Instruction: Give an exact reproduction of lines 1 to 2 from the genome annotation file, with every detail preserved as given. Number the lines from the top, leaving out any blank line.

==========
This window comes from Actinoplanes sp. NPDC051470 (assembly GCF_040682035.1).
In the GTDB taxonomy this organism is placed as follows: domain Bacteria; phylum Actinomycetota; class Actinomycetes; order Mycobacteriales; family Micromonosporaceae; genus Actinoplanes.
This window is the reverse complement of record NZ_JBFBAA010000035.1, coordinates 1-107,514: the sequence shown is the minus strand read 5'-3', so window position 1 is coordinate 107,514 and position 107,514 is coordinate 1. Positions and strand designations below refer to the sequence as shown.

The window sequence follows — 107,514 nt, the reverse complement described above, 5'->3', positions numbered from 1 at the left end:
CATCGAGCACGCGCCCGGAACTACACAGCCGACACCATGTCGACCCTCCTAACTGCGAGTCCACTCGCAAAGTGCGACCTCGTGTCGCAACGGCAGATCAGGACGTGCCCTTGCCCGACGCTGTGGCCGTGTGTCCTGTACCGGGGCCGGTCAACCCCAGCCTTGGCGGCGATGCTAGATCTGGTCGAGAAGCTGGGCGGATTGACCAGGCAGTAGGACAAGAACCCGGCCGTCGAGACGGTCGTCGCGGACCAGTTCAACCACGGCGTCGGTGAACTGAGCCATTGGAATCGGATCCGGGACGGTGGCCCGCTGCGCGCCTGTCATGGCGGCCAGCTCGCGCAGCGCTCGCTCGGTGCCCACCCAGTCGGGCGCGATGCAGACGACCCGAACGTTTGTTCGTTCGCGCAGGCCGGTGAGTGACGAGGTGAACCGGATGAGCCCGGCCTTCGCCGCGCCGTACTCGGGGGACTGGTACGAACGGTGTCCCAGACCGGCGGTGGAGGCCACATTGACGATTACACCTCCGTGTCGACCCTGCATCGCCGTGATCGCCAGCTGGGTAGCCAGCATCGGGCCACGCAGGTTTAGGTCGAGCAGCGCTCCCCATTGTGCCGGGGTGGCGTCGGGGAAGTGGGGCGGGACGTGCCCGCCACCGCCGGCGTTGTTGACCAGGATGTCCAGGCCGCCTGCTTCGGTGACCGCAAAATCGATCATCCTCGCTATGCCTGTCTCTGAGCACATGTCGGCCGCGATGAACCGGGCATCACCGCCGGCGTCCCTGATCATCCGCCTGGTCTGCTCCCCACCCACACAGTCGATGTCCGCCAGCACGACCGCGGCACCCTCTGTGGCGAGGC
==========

This window comes from Actinoplanes sp. NPDC051470 (assembly GCF_040682035.1).
In the GTDB taxonomy this organism is placed as follows: domain Bacteria; phylum Actinomycetota; class Actinomycetes; order Mycobacteriales; family Micromonosporaceae; genus Actinoplanes.